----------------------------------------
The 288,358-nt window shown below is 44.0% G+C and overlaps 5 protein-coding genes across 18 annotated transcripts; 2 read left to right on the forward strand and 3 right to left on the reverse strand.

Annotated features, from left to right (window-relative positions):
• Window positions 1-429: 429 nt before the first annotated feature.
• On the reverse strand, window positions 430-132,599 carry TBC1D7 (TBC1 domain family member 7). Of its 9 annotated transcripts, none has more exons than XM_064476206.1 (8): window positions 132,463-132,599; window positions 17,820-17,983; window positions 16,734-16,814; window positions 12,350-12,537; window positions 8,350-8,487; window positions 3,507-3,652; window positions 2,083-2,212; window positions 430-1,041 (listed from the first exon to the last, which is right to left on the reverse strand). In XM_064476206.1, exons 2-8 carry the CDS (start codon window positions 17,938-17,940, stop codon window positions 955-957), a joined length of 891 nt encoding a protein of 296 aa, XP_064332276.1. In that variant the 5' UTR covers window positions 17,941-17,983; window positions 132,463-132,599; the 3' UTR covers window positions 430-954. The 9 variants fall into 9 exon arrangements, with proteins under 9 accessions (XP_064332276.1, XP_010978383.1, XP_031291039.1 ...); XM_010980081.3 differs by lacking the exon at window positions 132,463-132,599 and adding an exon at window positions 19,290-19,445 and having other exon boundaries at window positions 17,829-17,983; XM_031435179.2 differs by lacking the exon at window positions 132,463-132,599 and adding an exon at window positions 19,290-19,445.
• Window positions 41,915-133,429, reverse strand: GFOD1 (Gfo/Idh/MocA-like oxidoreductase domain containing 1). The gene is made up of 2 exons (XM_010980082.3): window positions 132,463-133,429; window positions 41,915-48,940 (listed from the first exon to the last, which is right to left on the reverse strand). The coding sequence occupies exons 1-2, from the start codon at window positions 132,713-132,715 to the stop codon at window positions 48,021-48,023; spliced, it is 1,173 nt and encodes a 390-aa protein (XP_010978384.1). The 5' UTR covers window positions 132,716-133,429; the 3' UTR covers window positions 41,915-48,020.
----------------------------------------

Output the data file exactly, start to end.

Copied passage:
The 288,358-nt window shown below is 44.0% G+C and overlaps 5 protein-coding genes across 18 annotated transcripts; 2 read left to right on the forward strand and 3 right to left on the reverse strand.

Annotated features, from left to right (window-relative positions):
• Window positions 1-429: 429 nt before the first annotated feature.
• On the reverse strand, window positions 430-132,599 carry TBC1D7 (TBC1 domain family member 7). Of its 9 annotated transcripts, none has more exons than XM_064476206.1 (8): window positions 132,463-132,599; window positions 17,820-17,983; window positions 16,734-16,814; window positions 12,350-12,537; window positions 8,350-8,487; window positions 3,507-3,652; window positions 2,083-2,212; window positions 430-1,041 (listed from the first exon to the last, which is right to left on the reverse strand). In XM_064476206.1, exons 2-8 carry the CDS (start codon window positions 17,938-17,940, stop codon window positions 955-957), a joined length of 891 nt encoding a protein of 296 aa, XP_064332276.1. In that variant the 5' UTR covers window positions 17,941-17,983; window positions 132,463-132,599; the 3' UTR covers window positions 430-954. The 9 variants fall into 9 exon arrangements, with proteins under 9 accessions (XP_064332276.1, XP_010978383.1, XP_031291039.1 ...); XM_010980081.3 differs by lacking the exon at window positions 132,463-132,599 and adding an exon at window positions 19,290-19,445 and having other exon boundaries at window positions 17,829-17,983; XM_031435179.2 differs by lacking the exon at window positions 132,463-132,599 and adding an exon at window positions 19,290-19,445.
• Window positions 41,915-133,429, reverse strand: GFOD1 (Gfo/Idh/MocA-like oxidoreductase domain containing 1). The gene is made up of 2 exons (XM_010980082.3): window positions 132,463-133,429; window positions 41,915-48,940 (listed from the first exon to the last, which is right to left on the reverse strand). The coding sequence occupies exons 1-2, from the start codon at window positions 132,713-132,715 to the stop codon at window positions 48,021-48,023; spliced, it is 1,173 nt and encodes a 390-aa protein (XP_010978384.1). The 5' UTR covers window positions 132,716-133,429; the 3' UTR covers window positions 41,915-48,020.